Литература. 10 класс. Хрестоматия. Учебное пособие для СПО
Claiming that that the history of the London-based Strand Magazine started with Russian literature would be understandably far-fetched but not extravagantly misleading: the episode with the notorious short novel The Kreutzer Sonata by Leo Tolstoy infamously led to the rift between the enfant terrible W.T. Stead and the future founder of the Strand George Newnes. The deal-breaking disapproval of Tolstoy’s scandalous opus did not, however, result in Newnes’ utter rejection of Russian literature. His new magazine, established shortly after the conflict, was neither straightforwardly Russophile nor openly or implicitly Russophobic unlike many of the periodicals enchafed by the turbulent “Tournament of Shadows”. At the early stages of its existence, the newly founded magazine demonstrated an explicit predilection towards translated rather than domestic fiction, with translations from Russian occupying an important niche among other national literatures. While favouring the renowned, canon-approved authors, such as Alexander Pushkin and Mikhail Lermontov, the early Strand also displayed a tendency to select the works which could be read as adventure or “healthfully” sensational stories thus conforming to the magazine’s genre policies (predominantly gothic Queen of Spades, multigenred Belkin Tales, nocturne-flavoured Tamagne from A Hero of Our Time). The texts were prefaced by introductory notes, enticing yet unconcerned with factual accuracy (e.g., Lermontov was described as a “fair-haired” man with “large blue eyes”). The notes attempted to both “domesticate” the selected authors and retain the international couleur locale while finding suitable English counterparts for the writers of choice (“Russian Othello”, “Byron of North”). The paper will trace the ever-evolving role of Russian fiction in the magazine’s history, from the aforementioned early instances to the peculiar Edwardian and post-Edwardian cases when the translations became more eclectic in nature, ranging from Ivan Turgenev’s ghost story and Tolstoy’s moralistic pieces to the middlebrow stories by Vasily Nemirovich-Danchenko and a modernist oeuvre by Leonid(as) Andreev. The paper intends to outline the strategies of selecting the “Russian material” for the lower middle class readers not only in the context of the Strand’s editorial policies but also as a part of the “middlebrow” Anglo-Russian cultural transfer mechanisms.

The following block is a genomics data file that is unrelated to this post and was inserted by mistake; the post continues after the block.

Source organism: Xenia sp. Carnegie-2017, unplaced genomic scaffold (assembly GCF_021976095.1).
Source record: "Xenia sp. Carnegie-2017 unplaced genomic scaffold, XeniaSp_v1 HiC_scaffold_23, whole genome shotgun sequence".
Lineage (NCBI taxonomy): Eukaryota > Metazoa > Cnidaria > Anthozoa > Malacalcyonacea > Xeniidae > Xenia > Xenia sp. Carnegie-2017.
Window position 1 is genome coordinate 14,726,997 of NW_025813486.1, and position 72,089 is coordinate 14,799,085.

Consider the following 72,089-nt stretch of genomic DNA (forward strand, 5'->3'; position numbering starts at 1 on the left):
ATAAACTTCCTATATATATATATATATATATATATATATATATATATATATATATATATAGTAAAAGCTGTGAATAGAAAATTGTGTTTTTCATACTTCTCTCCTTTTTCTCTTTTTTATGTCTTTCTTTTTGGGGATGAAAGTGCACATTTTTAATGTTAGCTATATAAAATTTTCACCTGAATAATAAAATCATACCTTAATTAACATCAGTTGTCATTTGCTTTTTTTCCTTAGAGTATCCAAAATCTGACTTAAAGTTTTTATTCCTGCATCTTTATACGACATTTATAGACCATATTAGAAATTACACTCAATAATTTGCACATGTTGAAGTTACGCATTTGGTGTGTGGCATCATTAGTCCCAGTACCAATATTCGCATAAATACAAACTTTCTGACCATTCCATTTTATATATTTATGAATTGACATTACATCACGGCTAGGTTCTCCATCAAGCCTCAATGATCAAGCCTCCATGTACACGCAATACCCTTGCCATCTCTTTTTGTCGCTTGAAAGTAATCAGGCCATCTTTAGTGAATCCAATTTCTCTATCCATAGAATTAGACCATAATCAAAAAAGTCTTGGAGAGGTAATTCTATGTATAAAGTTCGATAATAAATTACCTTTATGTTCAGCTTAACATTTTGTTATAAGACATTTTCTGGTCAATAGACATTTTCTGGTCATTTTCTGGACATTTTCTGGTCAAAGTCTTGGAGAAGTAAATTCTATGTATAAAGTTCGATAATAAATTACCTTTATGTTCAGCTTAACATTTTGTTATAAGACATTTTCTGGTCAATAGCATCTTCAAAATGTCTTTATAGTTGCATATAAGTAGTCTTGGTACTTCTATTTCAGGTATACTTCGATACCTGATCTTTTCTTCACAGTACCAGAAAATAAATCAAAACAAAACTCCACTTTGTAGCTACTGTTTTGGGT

The article deals with one storyline of the novel Anna Karenina that stands as the key for the research into the significance of anglomania in the novel.
The 1850-1870s in Russian culture is the times of most intensive formation of the image of the UK as a highly complex combination of real and mythological elements.
The novel Anna Karenina, which Tolstoy himself called the novel about modern life, sets forth the fashion for everything ‘English’ in Russian high society in the 1870s with almost documentary precision.
The episode the article deals with is Anna Karenina's reading of an English novel. The article looks at different theories of the origin of the novel and suggests a particular novel as the source for the English novel in Anna Karenina.
Article argues that the knowledge of the particular English novel contributes not only to the research of anglomania in Anna Karenina and other Tolstoy's works but also gives a significant insight into the study of the characters in the novel.
This article is dedicated to the analysis of one of the 20th century canonical poetic texts – “Elegy” by A.I. Vvedensky, a member of the OBERIU group. The authors investigate the scope of understanding in the text of extreme semantic complexity and ambiguity of both its plot and emotional modality. A detailed review of potential pretexts leads to the discourse on the significance of literary associations and their part in understanding of the poem.
The paper is focused on the study of reaction of italian literature critics on the publication of the Boris Pasternak's novel "Doctor Jivago". The analysys of the book ""Doctor Jivago", Pasternak, 1958, Italy" (published in Russian language in "Reka vremen", 2012, in Moscow) is given. The papers of italian writers, critics and historians of literature, who reacted immediately upon the publication of the novel (A. Moravia, I. Calvino, F.Fortini, C. Cassola, C. Salinari ecc.) are studied and analised.
In the article the patterns of the realization of emotional utterances in dialogic and monologic speech are described. The author pays special attention to the characteristic features of the speech of a speaker feeling psychic tension and to the compositional-pragmatic peculiarities of dialogic and monologic text.